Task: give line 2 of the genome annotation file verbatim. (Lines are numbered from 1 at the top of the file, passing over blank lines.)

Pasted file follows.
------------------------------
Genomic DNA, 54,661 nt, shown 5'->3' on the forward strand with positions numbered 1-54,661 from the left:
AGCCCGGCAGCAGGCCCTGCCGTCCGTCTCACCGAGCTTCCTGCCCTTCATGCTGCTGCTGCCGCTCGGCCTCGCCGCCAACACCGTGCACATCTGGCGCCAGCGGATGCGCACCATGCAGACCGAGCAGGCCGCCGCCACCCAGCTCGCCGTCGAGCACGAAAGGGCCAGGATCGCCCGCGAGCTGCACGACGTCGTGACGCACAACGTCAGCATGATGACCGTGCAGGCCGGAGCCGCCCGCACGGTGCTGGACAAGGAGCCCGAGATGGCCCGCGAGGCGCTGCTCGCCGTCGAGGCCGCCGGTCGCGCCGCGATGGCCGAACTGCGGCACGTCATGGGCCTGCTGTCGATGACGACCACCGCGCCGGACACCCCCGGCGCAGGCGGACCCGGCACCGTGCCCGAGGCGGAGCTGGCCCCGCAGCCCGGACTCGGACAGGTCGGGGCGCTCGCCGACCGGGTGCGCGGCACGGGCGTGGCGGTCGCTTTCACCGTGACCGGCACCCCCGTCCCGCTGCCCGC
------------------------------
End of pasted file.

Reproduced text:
AGCCCGGCAGCAGGCCCTGCCGTCCGTCTCACCGAGCTTCCTGCCCTTCATGCTGCTGCTGCCGCTCGGCCTCGCCGCCAACACCGTGCACATCTGGCGCCAGCGGATGCGCACCATGCAGACCGAGCAGGCCGCCGCCACCCAGCTCGCCGTCGAGCACGAAAGGGCCAGGATCGCCCGCGAGCTGCACGACGTCGTGACGCACAACGTCAGCATGATGACCGTGCAGGCCGGAGCCGCCCGCACGGTGCTGGACAAGGAGCCCGAGATGGCCCGCGAGGCGCTGCTCGCCGTCGAGGCCGCCGGTCGCGCCGCGATGGCCGAACTGCGGCACGTCATGGGCCTGCTGTCGATGACGACCACCGCGCCGGACACCCCCGGCGCAGGCGGACCCGGCACCGTGCCCGAGGCGGAGCTGGCCCCGCAGCCCGGACTCGGACAGGTCGGGGCGCTCGCCGACCGGGTGCGCGGCACGGGCGTGGCGGTCGCTTTCACCGTGACCGGCACCCCCGTCCCGCTGCCCGC